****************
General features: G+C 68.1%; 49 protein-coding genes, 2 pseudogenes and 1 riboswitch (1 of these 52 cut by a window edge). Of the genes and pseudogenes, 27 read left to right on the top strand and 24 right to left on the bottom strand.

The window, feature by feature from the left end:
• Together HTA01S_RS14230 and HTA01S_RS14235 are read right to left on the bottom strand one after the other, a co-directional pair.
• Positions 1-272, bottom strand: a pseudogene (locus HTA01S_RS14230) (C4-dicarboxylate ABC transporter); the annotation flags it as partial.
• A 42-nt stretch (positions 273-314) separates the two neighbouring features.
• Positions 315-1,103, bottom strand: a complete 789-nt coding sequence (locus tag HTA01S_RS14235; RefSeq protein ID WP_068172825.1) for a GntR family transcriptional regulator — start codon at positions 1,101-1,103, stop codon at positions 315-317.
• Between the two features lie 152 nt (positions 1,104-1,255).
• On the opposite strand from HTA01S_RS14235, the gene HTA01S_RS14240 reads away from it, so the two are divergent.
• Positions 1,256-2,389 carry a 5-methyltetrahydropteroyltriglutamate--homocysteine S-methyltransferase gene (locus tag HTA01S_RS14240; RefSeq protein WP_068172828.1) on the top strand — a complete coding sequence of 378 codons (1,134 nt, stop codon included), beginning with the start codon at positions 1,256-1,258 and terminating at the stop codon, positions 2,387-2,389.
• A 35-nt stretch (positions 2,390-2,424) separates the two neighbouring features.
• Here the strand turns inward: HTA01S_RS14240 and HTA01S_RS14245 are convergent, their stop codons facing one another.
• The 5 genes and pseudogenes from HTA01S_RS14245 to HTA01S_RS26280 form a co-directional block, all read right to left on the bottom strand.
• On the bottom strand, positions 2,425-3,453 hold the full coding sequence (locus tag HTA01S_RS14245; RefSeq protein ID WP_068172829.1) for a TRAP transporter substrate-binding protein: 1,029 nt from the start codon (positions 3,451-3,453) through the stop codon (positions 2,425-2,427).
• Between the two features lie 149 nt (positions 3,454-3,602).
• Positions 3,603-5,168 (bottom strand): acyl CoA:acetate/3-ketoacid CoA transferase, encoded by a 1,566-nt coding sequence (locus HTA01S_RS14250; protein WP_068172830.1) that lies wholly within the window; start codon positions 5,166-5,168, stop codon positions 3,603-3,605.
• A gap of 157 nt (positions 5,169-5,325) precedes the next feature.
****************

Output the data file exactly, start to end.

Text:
General features: G+C 68.1%; 49 protein-coding genes, 2 pseudogenes and 1 riboswitch (1 of these 52 cut by a window edge). Of the genes and pseudogenes, 27 read left to right on the top strand and 24 right to left on the bottom strand.

The window, feature by feature from the left end:
• Together HTA01S_RS14230 and HTA01S_RS14235 are read right to left on the bottom strand one after the other, a co-directional pair.
• Positions 1-272, bottom strand: a pseudogene (locus HTA01S_RS14230) (C4-dicarboxylate ABC transporter); the annotation flags it as partial.
• A 42-nt stretch (positions 273-314) separates the two neighbouring features.
• Positions 315-1,103, bottom strand: a complete 789-nt coding sequence (locus tag HTA01S_RS14235; RefSeq protein ID WP_068172825.1) for a GntR family transcriptional regulator — start codon at positions 1,101-1,103, stop codon at positions 315-317.
• Between the two features lie 152 nt (positions 1,104-1,255).
• On the opposite strand from HTA01S_RS14235, the gene HTA01S_RS14240 reads away from it, so the two are divergent.
• Positions 1,256-2,389 carry a 5-methyltetrahydropteroyltriglutamate--homocysteine S-methyltransferase gene (locus tag HTA01S_RS14240; RefSeq protein WP_068172828.1) on the top strand — a complete coding sequence of 378 codons (1,134 nt, stop codon included), beginning with the start codon at positions 1,256-1,258 and terminating at the stop codon, positions 2,387-2,389.
• A 35-nt stretch (positions 2,390-2,424) separates the two neighbouring features.
• Here the strand turns inward: HTA01S_RS14240 and HTA01S_RS14245 are convergent, their stop codons facing one another.
• The 5 genes and pseudogenes from HTA01S_RS14245 to HTA01S_RS26280 form a co-directional block, all read right to left on the bottom strand.
• On the bottom strand, positions 2,425-3,453 hold the full coding sequence (locus tag HTA01S_RS14245; RefSeq protein ID WP_068172829.1) for a TRAP transporter substrate-binding protein: 1,029 nt from the start codon (positions 3,451-3,453) through the stop codon (positions 2,425-2,427).
• Between the two features lie 149 nt (positions 3,454-3,602).
• Positions 3,603-5,168 (bottom strand): acyl CoA:acetate/3-ketoacid CoA transferase, encoded by a 1,566-nt coding sequence (locus HTA01S_RS14250; protein WP_068172830.1) that lies wholly within the window; start codon positions 5,166-5,168, stop codon positions 3,603-3,605.
• A gap of 157 nt (positions 5,169-5,325) precedes the next feature.